He’s been a model of consistency, with six straight bowl appearances and victories. (Louisiana Tech has 12 bowl appearances in school history.) Louisiana Tech capped last season by suffocating Miami, 14-0, in the Independence Bowl. Holtz, 56, has 110 career victories over 15 seasons at ECU, USF and Louisiana Tech. Will his consistency be rewarded?

13. Willie Fritz, Tulane

He’s been around long enough that he taught Michael Bishop in gym class when the former Kansas State star was in junior high. Fritz, 60, has energy that belies his age and 177 career coaching wins. Missouri showed significant interest last season. Can Fritz improve on back-to-back 7-6 seasons at Tulane – no small feat – to earn one more shot?

14. Blake Anderson, Arkansas State

He’s won two league titles, led Arkansas State to six consecutive bowl games and found himself squarely in the mix at Missouri and South Florida last season. He’s been a model of consistency with six straight bowl games and a 36-12 league record.

15. Lance Leipold, Buffalo

Leipold has six Division III national titles (109-6 overall record) and turned Buffalo into a consistent winner (18-9 last two years). At 56, could another challenge loom?

16. Jeff Monken, Army

Army slipped to 5-8 last year after going 21-5 the previous two seasons. Monken ended up in the mix at Mississippi State and Missouri last season, which means other Power Five jobs will be calling in the future if Army gets back to being a consistent bowl team. A 42-0 blowout of Middle Tennessee was a strong start for a rebound season.

Army coach Jeff Monken watches during the first half of the team's NCAA college football game against Michigan in Ann Arbor, Mich. (AP)
Army coach Jeff Monken watches during the first half of the team's NCAA college football game against Michigan in Ann Arbor, Mich. (AP)

17. Sean Lewis, Kent State

He flipped Kent State from 2-10 to 7-6, delivering the school’s first-ever bowl victory against Utah State in the Frisco Bowl. That earned interest from Baylor’s search last season, which shows his potential upside. Lewis’ wide-open offense, youthful vibe and quick rebuild have athletic directors intrigued. His biggest obstacle is Kent’s non-conference schedule – trips to Texas A&M, Iowa and Maryland loom in 2021.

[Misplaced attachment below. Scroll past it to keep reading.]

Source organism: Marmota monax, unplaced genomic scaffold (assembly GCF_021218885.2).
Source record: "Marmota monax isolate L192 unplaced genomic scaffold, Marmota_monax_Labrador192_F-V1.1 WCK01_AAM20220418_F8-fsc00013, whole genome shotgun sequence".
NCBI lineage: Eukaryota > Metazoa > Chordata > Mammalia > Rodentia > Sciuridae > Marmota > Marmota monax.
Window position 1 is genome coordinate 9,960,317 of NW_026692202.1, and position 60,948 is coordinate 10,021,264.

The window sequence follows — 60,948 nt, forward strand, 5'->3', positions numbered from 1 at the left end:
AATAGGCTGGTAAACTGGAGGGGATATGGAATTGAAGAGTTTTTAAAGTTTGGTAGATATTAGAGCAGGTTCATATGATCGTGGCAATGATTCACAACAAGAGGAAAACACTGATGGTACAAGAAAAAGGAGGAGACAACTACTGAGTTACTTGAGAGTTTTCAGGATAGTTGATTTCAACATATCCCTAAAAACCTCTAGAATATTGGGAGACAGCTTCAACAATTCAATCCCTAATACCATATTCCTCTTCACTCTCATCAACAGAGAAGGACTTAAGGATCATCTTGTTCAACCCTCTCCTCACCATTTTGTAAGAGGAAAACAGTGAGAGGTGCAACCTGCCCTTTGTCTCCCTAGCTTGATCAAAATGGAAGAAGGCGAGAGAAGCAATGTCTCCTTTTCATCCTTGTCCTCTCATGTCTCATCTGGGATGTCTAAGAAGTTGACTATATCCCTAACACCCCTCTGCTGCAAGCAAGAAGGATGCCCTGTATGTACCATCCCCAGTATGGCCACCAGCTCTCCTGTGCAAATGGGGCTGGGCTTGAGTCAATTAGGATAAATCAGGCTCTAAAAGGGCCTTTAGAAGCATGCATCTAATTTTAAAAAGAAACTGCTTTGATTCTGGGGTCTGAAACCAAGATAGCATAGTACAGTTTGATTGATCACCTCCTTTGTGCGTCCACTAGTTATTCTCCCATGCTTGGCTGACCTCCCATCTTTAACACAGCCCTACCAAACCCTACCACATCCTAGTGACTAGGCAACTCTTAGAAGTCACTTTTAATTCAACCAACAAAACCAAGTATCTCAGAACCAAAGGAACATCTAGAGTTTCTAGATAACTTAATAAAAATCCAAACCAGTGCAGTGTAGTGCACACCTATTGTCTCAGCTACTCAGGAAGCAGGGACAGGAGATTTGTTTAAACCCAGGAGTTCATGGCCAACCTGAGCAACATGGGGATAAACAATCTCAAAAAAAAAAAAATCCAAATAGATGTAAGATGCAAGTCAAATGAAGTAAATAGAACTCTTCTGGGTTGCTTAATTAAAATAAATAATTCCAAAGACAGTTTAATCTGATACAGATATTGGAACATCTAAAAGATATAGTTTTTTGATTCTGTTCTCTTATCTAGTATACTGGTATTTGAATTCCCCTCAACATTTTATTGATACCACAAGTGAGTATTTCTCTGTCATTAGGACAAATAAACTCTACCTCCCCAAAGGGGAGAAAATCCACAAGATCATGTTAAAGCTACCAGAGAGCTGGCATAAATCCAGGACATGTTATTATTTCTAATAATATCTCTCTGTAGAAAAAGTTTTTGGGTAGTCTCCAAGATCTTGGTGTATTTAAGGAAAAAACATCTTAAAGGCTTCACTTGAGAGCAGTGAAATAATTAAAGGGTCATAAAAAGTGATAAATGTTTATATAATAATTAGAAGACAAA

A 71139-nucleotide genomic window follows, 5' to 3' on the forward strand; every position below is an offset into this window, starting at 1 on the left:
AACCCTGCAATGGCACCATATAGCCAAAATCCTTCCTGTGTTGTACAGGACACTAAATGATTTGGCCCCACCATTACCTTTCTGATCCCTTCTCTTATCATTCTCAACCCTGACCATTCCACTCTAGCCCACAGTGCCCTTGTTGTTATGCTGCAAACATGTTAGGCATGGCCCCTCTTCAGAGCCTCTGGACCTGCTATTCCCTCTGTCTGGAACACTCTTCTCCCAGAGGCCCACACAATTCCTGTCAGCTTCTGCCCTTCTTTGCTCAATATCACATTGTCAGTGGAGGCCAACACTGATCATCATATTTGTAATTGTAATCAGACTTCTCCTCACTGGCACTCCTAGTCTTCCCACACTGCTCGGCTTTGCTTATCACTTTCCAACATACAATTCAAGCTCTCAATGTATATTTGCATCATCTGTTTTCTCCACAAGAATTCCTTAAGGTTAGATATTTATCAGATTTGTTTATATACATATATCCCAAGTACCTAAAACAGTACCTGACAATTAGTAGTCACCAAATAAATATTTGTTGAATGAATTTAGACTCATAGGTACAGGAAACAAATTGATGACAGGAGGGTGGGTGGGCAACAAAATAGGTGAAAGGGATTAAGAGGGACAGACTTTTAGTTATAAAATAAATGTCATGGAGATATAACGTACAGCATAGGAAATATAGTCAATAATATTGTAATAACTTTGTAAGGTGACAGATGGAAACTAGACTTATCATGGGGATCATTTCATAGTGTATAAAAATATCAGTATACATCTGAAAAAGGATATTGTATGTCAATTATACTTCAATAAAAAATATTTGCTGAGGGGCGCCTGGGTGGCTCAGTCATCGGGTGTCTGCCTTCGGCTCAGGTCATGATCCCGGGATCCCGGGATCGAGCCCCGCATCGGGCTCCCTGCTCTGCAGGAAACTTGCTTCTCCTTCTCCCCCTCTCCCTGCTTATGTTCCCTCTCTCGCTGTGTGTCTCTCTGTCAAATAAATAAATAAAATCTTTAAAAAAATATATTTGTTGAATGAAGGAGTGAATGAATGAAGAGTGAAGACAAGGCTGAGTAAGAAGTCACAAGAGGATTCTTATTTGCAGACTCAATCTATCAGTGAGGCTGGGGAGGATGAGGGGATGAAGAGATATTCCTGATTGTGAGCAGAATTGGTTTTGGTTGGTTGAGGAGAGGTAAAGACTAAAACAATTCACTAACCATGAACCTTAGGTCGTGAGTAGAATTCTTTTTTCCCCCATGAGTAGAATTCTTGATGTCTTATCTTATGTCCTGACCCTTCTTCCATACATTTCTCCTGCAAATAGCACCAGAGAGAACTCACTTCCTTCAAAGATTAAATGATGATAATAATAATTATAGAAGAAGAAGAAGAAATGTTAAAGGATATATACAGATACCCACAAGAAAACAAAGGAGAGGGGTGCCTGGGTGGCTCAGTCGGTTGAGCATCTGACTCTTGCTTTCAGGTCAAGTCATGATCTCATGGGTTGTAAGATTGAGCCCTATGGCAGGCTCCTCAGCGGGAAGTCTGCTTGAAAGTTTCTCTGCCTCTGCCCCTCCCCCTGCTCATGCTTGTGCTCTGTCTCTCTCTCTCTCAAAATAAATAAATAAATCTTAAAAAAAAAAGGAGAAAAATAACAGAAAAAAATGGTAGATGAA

18. Jay Norvell, Nevada

The Wolf Pack upset Purdue and No. 24 San Diego State, but ultimately proved inconsistent in finishing 7-6. Norvell, 57, has gone 15-11 the past two seasons with a pair of Power Five upsets. If that trend continues, his stock will rise.

19. Tyson Helton, Western Kentucky

After a disastrous debut loss to Central Arkansas, Helton still managed a 9-4 rookie season at WKU. Pretty impressive, considering he took over a 3-9 team. The younger brother of USC coach Clay Helton is well on the way to making his own name after a blowout win at Arkansas and solid victories over UAB, Army and Charlotte.

20. Scotty Walden, Southern Miss (interim)

He’s the youngest coach in the country (30) and slated to be the lowest paid ($110,000). Can he follow the P.J. Fleck/Will Healy model and energize a lethargic program? He’s had success as the youngest head coach in the country at Division III East Texas Baptist University, where he went 7-3 at age 26 in 2016. If he captures the team and wins this season, he’d be a low-salary option for a school steeped in financial issues.

FCS coaches

1. Matt Entz, North Dakota State

Craig Bohl left for Wyoming after the 2013 season and Chris Klieman for Kansas State two years ago. Entz started 16-0 with an unexpected national title and has future top-10 pick Trey Lance for at least one game this year. If the market moves, his buyout is only $315,000.

2. Curt Cignetti, James Madison

He’s 81-28 overall as a head coach and worked for Nick Saban for his first three seasons at Alabama. JMU lost in the title game to NDSU last season, but the JMU program has the infrastructure set up for many return trips.

3. Jay Hill, Weber State

Led Weber to the FCS semis for the first time in school history last season and reached the FCS playoffs four-straight years. He’s gone 32-10 the past three seasons. He’s worked under Urban Meyer, Ron McBride and Kyle Whittingham at Utah from 2001-2013. His buyout is $150,000, which could help his case.

4. Nathan Brown, Central Arkansas

At just 34 and with a strong offensive background, he’s burst onto the national consciousness this season thanks to UCA’s aggressive scheduling. There are plenty of chances for a defining upset with Louisiana, Arkansas State and North Dakota State still on the schedule.

5. Jeff Choate, Montana State

The former Chris Petersen assistant reached the FCS semifinals last season and is 19-9 the last two years. His résumé includes stops at Washington, Florida, UTEP, Washington State, Boise State and Utah State, which could make him attractive to FBS schools.